No drink ei­ther? They’re in­fa­mous for en­joy­ing a tip­ple. Says May: “We’re not al­co­hol de­pen­dent, just wine en­thu­si­asts.”

THAT IS prob­a­bly not the ad­jec­tive to be used for May’s pro­posed new cook­ing show, com­ing to a chan­nel near you soon. Maybe Amazon. It’s “one-pot garage cook­ing”. It’s ba­si­cally what you can cook on a sin­gle ring in your own garage. Those with­out a garage should look to other cook­ing shows.

His last solo ef­fort, The Re­assem­bler, he re­veals, was “very pop­u­lar with ston­ers... I’m told by a group of stu­dents that they would come home from the pub or club at two or three in the morn­ing, spark one up and watch me put a lawn­mower to­gether!”

But what about the cook­ing show? “There’s very lit­tle to ad­dress peo­ple who can’t cook. I would buy tins of beans with those lit­tle sausages. I’ve tried adding mush­rooms, then sprouts for veg­e­tar­i­ans, then also a few spices that will go with sprouts.

“The real skill to cook­ing is not know­ing recipes but know­ing the ba­sic rules that, for ex­am­ple, fen­nel goes with fatty meat, that basil goes with starchy things. That’s why it goes with pasta pesto. If you know those, then you can learn how to en­liven dishes, and what to squirt brown sauce on, or Lea & Per­rins. But so far, cook­ing these up is largely a pri­vate thing.”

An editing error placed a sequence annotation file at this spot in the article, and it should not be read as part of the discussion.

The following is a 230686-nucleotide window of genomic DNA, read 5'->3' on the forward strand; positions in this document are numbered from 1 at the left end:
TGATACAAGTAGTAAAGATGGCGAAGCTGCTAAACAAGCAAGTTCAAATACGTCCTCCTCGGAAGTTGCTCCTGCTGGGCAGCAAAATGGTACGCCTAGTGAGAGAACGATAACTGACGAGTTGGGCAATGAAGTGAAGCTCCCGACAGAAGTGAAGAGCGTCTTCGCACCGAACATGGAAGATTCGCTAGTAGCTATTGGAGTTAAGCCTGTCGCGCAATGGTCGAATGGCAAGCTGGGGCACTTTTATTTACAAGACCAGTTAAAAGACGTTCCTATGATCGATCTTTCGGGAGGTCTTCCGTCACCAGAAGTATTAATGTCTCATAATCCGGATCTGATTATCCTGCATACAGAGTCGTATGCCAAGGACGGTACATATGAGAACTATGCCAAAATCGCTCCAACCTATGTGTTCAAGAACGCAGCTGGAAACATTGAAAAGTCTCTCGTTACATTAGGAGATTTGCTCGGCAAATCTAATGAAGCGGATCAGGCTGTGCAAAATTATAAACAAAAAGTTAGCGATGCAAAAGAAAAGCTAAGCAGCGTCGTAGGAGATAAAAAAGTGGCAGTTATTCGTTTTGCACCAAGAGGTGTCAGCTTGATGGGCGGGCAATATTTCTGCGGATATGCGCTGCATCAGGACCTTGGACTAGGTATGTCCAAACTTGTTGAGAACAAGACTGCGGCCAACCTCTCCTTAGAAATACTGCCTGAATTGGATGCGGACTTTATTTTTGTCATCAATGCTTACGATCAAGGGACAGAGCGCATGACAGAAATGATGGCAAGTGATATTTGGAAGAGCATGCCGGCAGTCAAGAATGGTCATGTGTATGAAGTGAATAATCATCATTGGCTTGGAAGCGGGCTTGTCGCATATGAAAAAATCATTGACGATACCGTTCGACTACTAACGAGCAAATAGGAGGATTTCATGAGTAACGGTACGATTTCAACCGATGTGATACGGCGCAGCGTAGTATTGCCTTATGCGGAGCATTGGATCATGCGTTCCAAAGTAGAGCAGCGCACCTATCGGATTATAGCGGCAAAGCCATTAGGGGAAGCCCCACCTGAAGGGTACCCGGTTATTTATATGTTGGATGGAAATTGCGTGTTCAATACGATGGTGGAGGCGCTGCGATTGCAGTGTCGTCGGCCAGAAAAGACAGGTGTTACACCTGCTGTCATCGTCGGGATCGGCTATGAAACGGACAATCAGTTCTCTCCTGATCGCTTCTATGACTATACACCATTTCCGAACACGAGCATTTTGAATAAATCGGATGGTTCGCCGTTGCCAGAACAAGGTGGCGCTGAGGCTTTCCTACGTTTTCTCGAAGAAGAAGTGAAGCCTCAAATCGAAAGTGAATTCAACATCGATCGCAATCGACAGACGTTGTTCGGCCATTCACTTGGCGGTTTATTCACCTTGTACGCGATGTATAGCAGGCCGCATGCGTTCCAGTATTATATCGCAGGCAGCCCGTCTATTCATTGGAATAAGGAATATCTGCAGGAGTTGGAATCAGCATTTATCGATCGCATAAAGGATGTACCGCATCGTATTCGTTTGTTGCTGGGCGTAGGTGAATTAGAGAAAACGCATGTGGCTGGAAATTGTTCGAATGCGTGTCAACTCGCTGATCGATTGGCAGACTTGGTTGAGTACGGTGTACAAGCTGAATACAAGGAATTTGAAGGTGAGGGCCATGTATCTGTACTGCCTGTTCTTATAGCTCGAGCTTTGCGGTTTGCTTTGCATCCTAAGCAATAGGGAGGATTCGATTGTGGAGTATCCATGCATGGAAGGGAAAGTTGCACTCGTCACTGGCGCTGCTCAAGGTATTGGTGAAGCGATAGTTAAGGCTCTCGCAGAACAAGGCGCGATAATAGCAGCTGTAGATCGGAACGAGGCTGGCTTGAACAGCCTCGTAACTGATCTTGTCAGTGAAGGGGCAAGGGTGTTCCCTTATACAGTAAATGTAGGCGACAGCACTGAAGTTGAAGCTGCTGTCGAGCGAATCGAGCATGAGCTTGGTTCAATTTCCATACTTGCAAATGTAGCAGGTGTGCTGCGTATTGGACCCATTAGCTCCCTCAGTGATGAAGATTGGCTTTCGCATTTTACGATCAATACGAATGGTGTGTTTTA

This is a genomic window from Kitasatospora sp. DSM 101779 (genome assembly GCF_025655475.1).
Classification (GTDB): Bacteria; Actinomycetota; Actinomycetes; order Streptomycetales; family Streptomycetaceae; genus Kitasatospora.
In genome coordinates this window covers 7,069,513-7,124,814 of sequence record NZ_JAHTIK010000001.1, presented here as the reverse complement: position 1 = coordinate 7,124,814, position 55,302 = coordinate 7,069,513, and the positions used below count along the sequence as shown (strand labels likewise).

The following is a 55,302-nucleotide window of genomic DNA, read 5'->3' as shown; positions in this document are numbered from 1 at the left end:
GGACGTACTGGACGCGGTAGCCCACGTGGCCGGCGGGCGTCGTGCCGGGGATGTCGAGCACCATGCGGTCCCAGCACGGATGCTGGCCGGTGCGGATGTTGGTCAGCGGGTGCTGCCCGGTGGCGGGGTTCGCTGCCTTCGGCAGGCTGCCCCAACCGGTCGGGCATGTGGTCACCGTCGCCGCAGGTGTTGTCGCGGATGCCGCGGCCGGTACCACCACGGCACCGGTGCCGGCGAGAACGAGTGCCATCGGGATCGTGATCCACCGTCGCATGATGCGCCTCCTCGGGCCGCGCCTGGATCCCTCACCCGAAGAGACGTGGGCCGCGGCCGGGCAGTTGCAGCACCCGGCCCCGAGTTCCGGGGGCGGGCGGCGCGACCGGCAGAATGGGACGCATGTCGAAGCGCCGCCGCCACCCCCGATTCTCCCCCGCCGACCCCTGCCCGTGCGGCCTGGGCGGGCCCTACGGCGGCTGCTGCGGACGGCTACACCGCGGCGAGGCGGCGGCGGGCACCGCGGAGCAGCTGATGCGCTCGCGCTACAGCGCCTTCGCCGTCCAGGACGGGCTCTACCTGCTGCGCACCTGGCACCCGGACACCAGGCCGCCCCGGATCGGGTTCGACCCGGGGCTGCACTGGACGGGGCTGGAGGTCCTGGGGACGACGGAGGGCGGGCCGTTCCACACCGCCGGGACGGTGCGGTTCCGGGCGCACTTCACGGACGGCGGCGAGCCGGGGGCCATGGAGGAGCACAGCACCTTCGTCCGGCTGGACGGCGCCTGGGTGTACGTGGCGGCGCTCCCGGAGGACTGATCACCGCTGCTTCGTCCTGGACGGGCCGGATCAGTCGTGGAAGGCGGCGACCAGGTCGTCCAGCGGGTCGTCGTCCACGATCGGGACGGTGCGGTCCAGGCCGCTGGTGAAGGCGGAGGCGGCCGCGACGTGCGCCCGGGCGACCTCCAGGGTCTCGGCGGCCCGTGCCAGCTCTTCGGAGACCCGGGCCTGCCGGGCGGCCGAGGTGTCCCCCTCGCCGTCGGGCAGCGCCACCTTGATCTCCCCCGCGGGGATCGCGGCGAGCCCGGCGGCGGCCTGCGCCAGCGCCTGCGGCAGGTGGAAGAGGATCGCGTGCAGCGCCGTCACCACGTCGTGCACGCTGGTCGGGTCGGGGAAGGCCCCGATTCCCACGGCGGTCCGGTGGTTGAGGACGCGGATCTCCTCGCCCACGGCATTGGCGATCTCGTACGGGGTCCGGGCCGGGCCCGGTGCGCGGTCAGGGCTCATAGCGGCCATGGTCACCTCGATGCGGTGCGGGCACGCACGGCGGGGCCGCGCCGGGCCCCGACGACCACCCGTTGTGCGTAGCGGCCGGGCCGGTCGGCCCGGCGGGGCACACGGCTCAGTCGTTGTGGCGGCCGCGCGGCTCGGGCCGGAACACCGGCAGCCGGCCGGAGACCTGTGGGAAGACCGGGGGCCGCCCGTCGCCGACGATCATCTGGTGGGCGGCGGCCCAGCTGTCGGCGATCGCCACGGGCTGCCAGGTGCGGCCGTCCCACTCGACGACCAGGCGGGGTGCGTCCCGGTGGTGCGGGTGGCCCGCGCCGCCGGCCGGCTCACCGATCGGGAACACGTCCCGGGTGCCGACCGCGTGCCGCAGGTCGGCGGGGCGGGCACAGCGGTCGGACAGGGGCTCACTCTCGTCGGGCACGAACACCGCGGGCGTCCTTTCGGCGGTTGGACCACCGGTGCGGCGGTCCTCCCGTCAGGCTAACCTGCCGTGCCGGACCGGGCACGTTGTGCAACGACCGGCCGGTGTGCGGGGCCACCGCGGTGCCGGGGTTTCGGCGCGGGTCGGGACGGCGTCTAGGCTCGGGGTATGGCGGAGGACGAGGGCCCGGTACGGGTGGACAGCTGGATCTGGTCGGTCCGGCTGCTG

Which you couldn’t say for Clark­son’s views on cur­rent af­fairs. He has been very vo­cal on Brexit. Has he vis­ited a coun­try with a bet­ter po­lit­i­cal sys­tem than ours? “All of them! Even Azer­bai­jan is bet­ter than ours.” That’s West­min­ster told.

But how long can this part­ner­ship last? May, who calls it “magic chem­istry”, pro­vides the se­cret to its longevity. “We don’t ac­tu­ally catch up with each other be­tween film­ing the se­ries,” he says. “We in­sult each other on Twit­ter but that’s part of the TV ma­chine nowa­days. We do see enough of each other through work.

“First and fore­most we are work col­leagues. I don’t think be­ing mates is es­sen­tial. I don’t think More­cambe and Wise were good mates. Rock bands all fa­mously hate each other but play to­gether. So maybe that’s why it works.”

The Grand Tour is re­leased by Amazon Prime on Fri­day

‘We’re not al­co­hol de­pen­dent, just wine en­thu­si­asts’

THREE KINGS OF THE DESERT: Liv­ing the sim­ple life in Mon­go­lia